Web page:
Nike’s Converse brand lost a battle to protect some trademarked features of its iconic Chuck Taylor sneakers as a U.S. agency declined to block importation of some famous rival brands.
The U.S. International Trade Commission said a trademark for the Chuck Taylor sneaker’s striped midsole is not valid, spelling a loss for Converse and a win for defendants including Skechers U.S.A., New Balance Athletic Shoe and Wal-Mart Stores.
The commission upheld trademark protection for the outsole, or bottom of the shoe.
Converse filed the complaint in November 2014, claiming there was rampant copying of the iconic shoe, beloved by athletes, celebrities and skateboarding teens, with more than 1 billion Chuck Taylor All Stars sold over the past century.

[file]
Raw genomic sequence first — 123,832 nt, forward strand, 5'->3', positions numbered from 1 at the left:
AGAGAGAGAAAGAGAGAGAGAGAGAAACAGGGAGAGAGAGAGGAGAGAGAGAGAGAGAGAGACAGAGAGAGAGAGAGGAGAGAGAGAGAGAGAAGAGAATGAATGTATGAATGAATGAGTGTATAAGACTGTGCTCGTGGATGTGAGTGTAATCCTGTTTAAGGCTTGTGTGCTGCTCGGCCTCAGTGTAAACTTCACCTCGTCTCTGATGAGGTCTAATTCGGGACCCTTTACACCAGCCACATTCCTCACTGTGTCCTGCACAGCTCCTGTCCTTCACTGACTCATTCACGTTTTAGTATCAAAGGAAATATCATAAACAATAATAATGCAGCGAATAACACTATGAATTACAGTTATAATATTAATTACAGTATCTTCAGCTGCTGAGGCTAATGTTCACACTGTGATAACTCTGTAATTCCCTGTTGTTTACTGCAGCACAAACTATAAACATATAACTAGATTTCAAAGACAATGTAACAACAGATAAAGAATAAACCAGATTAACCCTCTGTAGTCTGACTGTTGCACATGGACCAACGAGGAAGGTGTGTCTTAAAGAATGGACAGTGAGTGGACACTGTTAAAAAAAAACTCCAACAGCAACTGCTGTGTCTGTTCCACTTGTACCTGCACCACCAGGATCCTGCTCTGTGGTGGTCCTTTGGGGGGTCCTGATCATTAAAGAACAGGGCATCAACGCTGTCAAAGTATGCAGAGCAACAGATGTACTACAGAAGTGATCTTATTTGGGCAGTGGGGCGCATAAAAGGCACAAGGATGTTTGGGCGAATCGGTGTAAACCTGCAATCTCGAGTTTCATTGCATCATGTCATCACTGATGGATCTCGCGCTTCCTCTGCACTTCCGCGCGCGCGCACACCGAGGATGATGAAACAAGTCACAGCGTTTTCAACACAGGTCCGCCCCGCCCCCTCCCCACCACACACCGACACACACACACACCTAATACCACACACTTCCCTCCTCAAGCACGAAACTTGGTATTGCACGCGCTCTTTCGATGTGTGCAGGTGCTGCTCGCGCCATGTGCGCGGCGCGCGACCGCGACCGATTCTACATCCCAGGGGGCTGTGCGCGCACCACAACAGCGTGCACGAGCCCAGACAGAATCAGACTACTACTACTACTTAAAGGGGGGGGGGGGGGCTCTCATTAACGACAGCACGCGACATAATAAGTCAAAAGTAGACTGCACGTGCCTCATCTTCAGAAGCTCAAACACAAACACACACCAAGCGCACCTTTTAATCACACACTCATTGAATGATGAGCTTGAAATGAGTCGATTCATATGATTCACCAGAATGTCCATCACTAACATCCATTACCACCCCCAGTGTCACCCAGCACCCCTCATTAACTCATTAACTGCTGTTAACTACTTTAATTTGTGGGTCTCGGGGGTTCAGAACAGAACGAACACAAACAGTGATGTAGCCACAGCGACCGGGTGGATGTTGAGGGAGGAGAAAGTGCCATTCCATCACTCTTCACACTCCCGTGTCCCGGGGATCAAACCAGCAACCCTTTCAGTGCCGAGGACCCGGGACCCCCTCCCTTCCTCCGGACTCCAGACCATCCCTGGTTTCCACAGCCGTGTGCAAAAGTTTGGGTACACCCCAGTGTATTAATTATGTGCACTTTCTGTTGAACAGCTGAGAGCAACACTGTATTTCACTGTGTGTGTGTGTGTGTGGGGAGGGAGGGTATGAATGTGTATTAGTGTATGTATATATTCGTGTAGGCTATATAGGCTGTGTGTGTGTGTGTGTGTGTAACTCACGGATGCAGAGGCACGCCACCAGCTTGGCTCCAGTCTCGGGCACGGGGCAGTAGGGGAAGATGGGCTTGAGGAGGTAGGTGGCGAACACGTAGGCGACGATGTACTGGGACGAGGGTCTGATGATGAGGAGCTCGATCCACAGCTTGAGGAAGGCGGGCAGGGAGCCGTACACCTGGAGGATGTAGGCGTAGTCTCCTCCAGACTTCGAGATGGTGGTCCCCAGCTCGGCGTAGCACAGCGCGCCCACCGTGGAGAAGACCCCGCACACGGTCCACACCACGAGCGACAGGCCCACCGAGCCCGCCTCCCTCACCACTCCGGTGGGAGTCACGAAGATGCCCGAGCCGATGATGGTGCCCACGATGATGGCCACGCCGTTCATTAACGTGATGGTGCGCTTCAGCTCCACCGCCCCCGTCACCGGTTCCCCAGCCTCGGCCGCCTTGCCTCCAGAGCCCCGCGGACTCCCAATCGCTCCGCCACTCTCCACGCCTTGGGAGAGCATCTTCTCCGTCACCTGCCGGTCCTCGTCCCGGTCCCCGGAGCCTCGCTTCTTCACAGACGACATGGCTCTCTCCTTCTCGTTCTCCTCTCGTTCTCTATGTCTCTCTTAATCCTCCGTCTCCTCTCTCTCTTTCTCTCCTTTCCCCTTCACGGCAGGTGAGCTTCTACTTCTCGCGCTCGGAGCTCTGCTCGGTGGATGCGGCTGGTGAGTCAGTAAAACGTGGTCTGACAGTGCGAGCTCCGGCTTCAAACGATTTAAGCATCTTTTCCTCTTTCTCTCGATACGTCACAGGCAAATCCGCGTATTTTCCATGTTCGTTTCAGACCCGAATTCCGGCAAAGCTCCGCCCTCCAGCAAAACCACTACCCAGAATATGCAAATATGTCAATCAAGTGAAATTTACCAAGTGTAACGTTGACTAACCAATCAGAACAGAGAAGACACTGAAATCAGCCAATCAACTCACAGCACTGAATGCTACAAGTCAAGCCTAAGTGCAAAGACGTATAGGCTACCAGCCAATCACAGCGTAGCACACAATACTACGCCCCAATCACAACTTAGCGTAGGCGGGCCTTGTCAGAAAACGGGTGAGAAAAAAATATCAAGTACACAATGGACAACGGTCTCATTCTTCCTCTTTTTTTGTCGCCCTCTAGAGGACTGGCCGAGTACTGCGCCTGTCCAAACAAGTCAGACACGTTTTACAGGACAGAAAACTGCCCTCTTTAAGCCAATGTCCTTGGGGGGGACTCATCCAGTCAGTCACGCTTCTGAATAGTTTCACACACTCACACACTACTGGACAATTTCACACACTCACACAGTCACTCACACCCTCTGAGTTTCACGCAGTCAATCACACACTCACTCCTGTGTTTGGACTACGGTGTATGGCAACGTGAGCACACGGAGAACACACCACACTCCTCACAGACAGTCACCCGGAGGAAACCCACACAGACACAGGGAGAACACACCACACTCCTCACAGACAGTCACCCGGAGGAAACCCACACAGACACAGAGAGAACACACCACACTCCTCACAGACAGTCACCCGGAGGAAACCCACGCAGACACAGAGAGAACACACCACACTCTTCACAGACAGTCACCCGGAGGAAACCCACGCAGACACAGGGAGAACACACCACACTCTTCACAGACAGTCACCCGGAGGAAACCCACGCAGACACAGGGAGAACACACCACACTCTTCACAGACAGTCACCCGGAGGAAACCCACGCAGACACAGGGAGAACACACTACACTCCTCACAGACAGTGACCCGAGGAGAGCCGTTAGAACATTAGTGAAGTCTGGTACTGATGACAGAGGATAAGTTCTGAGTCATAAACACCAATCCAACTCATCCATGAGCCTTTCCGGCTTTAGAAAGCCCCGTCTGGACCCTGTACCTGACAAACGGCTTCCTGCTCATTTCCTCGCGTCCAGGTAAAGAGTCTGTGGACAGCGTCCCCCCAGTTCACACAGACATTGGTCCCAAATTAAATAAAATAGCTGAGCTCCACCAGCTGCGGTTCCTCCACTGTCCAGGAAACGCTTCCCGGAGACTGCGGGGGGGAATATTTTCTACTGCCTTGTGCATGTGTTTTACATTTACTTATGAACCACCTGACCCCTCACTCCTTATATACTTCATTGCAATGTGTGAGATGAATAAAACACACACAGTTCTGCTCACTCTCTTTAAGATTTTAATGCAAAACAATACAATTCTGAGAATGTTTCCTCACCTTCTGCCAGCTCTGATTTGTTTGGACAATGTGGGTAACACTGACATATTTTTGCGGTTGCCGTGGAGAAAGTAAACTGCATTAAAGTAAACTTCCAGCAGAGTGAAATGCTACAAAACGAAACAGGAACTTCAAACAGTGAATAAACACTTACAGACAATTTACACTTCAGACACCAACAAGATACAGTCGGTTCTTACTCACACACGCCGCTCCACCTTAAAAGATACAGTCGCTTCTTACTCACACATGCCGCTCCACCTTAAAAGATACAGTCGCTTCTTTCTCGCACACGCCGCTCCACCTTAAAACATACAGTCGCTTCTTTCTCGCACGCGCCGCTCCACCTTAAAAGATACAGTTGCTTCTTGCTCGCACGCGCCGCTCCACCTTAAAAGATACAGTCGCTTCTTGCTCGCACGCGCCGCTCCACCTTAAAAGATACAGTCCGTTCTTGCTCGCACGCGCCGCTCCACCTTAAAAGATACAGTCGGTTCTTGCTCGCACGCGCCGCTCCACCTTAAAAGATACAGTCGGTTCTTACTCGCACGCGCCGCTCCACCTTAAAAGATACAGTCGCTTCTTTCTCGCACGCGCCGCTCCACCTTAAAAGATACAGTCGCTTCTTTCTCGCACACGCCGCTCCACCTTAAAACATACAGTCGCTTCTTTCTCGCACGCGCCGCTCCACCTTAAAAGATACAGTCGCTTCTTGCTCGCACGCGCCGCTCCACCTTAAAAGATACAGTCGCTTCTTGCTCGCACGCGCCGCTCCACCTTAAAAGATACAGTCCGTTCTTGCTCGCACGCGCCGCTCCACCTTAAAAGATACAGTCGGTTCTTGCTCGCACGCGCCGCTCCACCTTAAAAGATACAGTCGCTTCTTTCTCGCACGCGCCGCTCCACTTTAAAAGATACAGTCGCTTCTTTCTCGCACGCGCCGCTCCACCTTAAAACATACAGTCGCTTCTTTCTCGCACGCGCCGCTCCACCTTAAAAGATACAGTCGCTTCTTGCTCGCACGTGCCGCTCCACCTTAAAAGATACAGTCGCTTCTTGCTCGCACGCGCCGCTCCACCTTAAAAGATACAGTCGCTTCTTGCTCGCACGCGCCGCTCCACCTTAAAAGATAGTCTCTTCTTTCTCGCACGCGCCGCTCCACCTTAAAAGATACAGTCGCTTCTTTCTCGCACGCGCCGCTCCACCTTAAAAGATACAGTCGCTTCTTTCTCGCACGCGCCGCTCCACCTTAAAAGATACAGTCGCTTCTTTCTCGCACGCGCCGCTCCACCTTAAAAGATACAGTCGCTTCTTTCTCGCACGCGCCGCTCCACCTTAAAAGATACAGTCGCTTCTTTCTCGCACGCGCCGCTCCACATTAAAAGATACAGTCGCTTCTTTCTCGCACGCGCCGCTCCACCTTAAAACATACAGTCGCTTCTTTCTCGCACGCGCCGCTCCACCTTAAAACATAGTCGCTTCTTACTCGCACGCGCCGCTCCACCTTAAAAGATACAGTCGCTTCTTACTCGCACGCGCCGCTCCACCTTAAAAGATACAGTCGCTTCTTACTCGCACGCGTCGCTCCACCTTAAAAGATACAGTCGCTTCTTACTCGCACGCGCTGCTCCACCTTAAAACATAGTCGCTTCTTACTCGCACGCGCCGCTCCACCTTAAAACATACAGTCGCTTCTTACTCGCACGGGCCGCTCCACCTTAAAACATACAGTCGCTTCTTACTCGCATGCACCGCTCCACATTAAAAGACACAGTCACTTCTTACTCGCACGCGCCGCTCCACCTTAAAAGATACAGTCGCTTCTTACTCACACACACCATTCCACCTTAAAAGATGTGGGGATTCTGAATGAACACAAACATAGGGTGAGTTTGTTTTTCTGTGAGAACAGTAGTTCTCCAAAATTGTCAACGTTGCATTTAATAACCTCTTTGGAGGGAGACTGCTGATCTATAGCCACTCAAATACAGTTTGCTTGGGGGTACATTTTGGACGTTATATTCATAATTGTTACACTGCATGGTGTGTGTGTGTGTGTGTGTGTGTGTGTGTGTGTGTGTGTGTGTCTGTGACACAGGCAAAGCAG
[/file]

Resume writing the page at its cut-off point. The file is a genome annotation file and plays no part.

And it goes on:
A key issue is whether specific features of the Chuck have become so well known they have developed what’s called a “secondary meaning.”
The commission staff, which acts as the public interest in the case, recommended that no violation be found because the companies had been selling their shoes for years before Converse obtained the registered trademarks since 2006.
A trade judge did a shoe-by-shoe analysis of the trademarks. Skechers’ Daddy’$ Money and HyDee HyTop, Wal-Mart’s Faded Glory and New Balance’s Bob Cousy and Center models copy the trademarks, the judge said. Skechers’ Twinkle Toes and Bobs Utopia, Wal-Mart’s Kitch and New Balance’s Sum Fun shoes do not, he said.
Each side challenged aspects of the case they lost.